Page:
Eric Smith

PhD Student

Department of Aerospace Engineering
2101 Glenn L. Martin Wind Tunnel
University of Maryland
College Park, Maryland 20742
Graduate Research Assistant
Space Power and Propulsion Laboratory
Phone: (301) 405-8562 | E-mail: ericss (at)


Research Interests

Laser ablation, space propulsion

Dissertation Topic

Plume characterization of the laser ablation of common spacecraft materials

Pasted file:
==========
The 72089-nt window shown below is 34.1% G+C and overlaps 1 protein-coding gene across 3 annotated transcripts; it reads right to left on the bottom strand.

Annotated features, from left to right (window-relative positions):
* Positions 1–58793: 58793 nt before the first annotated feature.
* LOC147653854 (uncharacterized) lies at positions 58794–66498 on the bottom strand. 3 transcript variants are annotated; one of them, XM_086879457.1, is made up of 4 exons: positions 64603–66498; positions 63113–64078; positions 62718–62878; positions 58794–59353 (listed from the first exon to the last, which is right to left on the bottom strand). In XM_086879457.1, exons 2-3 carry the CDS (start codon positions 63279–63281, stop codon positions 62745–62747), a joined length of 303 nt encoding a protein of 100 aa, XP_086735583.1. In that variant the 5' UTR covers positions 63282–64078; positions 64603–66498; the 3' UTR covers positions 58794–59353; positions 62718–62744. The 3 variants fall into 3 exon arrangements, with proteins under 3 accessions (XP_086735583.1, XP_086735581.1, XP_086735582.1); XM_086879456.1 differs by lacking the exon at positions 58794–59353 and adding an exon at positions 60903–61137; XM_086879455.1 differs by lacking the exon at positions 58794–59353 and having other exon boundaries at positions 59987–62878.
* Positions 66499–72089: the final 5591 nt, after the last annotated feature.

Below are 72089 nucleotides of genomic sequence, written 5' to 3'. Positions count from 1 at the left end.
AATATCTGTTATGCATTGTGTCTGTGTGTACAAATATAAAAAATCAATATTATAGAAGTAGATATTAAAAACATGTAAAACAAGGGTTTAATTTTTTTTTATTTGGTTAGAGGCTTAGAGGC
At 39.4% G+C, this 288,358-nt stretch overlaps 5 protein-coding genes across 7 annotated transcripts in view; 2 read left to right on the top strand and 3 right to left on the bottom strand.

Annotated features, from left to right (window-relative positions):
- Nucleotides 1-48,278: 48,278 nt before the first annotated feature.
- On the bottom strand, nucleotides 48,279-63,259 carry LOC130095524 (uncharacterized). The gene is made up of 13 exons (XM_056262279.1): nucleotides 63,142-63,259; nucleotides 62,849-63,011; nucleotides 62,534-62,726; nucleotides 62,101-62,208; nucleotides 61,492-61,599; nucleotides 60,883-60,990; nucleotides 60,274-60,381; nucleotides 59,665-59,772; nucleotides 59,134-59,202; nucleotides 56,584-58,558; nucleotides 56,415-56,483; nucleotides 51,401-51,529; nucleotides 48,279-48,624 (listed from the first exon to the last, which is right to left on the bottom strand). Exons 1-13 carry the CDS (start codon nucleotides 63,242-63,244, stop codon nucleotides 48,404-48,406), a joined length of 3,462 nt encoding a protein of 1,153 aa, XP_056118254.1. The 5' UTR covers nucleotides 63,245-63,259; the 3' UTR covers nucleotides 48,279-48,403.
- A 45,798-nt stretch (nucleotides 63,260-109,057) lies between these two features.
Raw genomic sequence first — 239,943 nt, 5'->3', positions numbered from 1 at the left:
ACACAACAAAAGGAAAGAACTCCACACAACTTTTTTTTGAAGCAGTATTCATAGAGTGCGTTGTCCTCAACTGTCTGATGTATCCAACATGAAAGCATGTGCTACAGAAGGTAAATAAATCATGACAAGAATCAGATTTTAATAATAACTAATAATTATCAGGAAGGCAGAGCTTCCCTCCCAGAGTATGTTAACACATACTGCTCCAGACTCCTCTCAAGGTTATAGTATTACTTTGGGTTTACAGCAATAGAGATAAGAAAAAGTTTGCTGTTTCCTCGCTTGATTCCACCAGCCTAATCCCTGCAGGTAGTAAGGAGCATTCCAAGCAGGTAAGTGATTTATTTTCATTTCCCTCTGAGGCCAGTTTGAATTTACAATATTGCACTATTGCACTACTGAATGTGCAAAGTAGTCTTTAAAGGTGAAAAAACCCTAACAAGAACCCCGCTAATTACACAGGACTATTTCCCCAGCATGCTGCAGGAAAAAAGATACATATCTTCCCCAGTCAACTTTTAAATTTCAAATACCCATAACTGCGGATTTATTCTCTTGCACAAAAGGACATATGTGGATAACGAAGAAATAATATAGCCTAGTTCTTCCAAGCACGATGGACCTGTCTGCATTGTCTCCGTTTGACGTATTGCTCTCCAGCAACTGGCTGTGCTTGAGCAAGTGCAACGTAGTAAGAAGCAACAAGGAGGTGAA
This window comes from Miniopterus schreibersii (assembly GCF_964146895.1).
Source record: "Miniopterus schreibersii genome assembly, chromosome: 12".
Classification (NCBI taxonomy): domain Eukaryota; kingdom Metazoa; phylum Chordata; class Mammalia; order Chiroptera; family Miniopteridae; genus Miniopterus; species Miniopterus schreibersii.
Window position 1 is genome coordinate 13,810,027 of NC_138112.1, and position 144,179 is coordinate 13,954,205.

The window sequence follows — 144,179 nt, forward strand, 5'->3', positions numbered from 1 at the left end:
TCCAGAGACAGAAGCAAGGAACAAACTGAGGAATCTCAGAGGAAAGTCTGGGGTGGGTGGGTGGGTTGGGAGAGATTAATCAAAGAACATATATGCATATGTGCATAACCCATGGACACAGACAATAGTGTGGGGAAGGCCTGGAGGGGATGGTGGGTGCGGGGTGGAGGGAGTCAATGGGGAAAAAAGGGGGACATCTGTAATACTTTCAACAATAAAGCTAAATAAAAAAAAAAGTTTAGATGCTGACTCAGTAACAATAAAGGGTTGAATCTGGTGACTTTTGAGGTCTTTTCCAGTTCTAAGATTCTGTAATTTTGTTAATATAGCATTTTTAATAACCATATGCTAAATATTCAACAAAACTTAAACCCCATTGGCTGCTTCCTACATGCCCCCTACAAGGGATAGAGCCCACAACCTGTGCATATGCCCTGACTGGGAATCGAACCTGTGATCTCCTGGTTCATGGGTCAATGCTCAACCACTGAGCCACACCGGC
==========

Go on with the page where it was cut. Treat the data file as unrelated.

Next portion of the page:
Reducing the future threat of orbital debris will require active removal of the larger objects, such as old satellites and launch vehicle upper stages. Ablation by intense laser radiation, which can be applied to most materials, provides a unique means of solving this problem. Such ablation will allow a tug to use the inert mass of the debris itself as propellant for the deorbit process, greatly reducing the mass launched to orbit. It will further allow the tug to zero the rotation of the debris from a distance of several meters, reducing the risk associated with docking. Ablation plumes can produce a wide array of particle sizes, velocities, and charge states depending on the laser parameters and target material. Faster and more powerful lasers ablate mass more efficiently, but put more energy into ionization and produce nanoparticles that can reduce thrust efficiency. This research will measure the particle distribution produced from common spacecraft materials ablated with a laser near the threshold for formation of nanoparticles. The plume details will provide both a measure of the natural performance and the necessary information to analytically assess design improvements like plume acceleration or re-direction or electrostatic nanoparticle suppression.